Canada set to recognize Armenian genocide

Canada set to recognize Armenian genocide
By David Ljunggren

21 Apr 2004 19:17:29 GMT

OTTAWA, April 21 (Reuters) – The Canadian Parliament looked set on
Wednesday to overthrow long-standing government policy, and anger
Turkey, by passing a resolution saying Ottoman Turks committed
genocide against Armenians in 1915.

Government sources said the motion was likely to be approved, making
Canada’s legislature one of the few in the world to describe what
happened 90 years ago as genocide.

Armenians say some 1.5 million of their people were deliberately
slaughtered by Ottoman Turks between 1915 and 1923. Turkey denies the
charges of genocide, saying the Armenians were among the many victims
of a partisan war raging during World War One as the Ottoman Empire

Ottawa’s official position is that what happened was a tragedy but not
a genocide.

“It looks as though the government will lose. The Turks are not going
to be happy about this,” one senior government source told
Reuters. The motion says Parliament should “acknowledge the Armenian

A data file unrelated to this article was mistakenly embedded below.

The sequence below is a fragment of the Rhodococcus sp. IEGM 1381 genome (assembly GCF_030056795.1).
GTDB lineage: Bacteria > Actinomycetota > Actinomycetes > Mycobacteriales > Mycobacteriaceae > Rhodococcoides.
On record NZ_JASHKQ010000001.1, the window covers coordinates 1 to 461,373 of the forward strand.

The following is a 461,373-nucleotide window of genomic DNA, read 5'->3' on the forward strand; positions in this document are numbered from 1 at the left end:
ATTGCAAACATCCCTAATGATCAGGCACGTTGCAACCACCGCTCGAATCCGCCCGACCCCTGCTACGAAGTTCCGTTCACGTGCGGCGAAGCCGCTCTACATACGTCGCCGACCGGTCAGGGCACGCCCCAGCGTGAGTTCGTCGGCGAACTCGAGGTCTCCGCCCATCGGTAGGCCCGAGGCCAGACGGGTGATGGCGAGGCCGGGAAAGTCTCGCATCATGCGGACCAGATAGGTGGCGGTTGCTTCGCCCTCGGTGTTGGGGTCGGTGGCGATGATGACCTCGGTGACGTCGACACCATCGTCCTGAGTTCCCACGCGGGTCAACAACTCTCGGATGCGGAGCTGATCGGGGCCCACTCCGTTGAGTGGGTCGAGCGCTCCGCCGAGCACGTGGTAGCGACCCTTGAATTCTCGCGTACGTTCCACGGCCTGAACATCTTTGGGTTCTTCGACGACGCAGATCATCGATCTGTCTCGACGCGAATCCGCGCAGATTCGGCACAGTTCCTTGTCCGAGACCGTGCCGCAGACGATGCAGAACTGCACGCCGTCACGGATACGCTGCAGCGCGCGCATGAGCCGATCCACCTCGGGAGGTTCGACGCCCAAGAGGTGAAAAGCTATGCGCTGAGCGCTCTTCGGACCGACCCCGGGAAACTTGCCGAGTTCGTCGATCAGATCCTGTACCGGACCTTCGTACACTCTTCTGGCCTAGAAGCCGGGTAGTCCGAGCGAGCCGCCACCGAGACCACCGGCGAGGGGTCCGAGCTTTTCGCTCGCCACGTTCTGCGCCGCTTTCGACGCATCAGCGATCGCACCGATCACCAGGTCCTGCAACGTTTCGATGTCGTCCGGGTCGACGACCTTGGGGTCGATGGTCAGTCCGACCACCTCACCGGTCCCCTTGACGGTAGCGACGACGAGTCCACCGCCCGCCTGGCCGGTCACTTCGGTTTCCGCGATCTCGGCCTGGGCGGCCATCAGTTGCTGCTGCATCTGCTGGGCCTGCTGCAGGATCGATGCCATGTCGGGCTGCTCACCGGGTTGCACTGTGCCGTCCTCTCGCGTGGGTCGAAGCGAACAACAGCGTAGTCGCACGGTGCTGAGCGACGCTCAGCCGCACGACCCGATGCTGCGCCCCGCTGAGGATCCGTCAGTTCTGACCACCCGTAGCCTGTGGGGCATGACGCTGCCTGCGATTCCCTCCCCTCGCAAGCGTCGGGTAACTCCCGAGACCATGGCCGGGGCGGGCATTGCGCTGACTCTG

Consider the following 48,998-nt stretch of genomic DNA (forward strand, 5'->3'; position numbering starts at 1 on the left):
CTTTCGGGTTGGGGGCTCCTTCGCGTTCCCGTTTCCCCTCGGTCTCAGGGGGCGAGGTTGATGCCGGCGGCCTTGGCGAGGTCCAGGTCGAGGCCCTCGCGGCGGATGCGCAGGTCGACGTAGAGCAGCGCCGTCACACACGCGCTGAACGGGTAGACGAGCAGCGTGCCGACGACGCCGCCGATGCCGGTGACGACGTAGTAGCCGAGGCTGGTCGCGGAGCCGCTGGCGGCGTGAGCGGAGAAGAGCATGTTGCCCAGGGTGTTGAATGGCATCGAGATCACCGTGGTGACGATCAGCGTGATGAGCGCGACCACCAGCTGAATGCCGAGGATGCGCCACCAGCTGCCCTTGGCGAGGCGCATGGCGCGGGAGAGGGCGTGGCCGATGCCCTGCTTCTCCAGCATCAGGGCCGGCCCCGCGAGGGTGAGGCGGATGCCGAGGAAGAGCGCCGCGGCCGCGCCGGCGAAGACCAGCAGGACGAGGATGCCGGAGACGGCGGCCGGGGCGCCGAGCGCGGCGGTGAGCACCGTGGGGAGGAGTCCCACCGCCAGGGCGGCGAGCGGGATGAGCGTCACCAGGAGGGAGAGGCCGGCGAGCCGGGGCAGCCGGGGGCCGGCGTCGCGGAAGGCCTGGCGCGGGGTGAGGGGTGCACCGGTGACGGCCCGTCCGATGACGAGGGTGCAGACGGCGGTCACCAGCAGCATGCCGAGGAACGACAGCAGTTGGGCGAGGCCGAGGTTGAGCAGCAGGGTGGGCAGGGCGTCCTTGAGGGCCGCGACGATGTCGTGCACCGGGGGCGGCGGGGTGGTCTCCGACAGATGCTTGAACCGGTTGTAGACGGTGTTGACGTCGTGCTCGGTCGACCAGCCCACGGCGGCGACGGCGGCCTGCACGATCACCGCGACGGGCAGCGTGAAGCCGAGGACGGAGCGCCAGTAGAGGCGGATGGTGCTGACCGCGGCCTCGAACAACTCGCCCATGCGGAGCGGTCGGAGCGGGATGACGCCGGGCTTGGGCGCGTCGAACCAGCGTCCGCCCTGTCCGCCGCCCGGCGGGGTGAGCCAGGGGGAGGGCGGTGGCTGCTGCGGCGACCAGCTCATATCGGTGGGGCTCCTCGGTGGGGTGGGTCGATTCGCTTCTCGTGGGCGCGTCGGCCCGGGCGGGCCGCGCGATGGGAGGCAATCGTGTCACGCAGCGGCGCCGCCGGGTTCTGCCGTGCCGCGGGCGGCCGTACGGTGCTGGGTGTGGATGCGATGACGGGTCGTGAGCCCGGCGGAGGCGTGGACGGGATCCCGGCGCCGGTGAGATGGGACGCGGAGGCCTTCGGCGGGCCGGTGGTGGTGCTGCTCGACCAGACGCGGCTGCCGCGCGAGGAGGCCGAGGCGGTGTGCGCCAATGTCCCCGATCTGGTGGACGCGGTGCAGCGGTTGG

genocide of 1915 and condemn this act as a crime against humanity”.

Ankara has fought hard to block attempts to press for international
recognition of the events as a genocide. The Turkish embassy in Ottawa
warned of negative consequences if the resolution was approved.

“Certainly, relations with Canada will suffer as the result of
adopting such a motion,” embassy counselor Fazli Corman told Reuters,
citing the example of Canadian firms seeking to sign contracts in

Canadian legislators have regularly defeated similar resolutions over
the last decade, in part because the governing Liberal party insisted
its members vote no.

But sources said Prime Minister Paul Martin, who took over last
December promising more freedom for legislators, had decided not to
issue voting instructions. Parliament is due to vote at about 7:30
p.m. (2330 GMT).

Liberal Member of Parliament Sarkis Assadourian, one of the backers of
the resolution, predicted victory and dismissed what he said were
warnings from the foreign ministry about the possible negative impact.

“Justice delayed is justice denied. How long do people have to wait
for the injustices of the past to be redressed?” said Assadourian, who
says his parents survived the events of 1915.

“Why do we have to be selective in our memories? If you’re going to do
it for one (genocide), why not do it for the others? Who is to say
Armenian blood is less valuable than some other blood?” he told

France’s parliament backed the Armenian case in 2001, prompting Turkey
to freeze official visits to France and temporarily block French
companies from entering lucrative defense contracts.

The U.S. Congress dropped a similar resolution in 2000 after the White
House warned it would harm U.S. security interests in the Middle East.

(Additional reporting by Randall Palmer in Ottawa)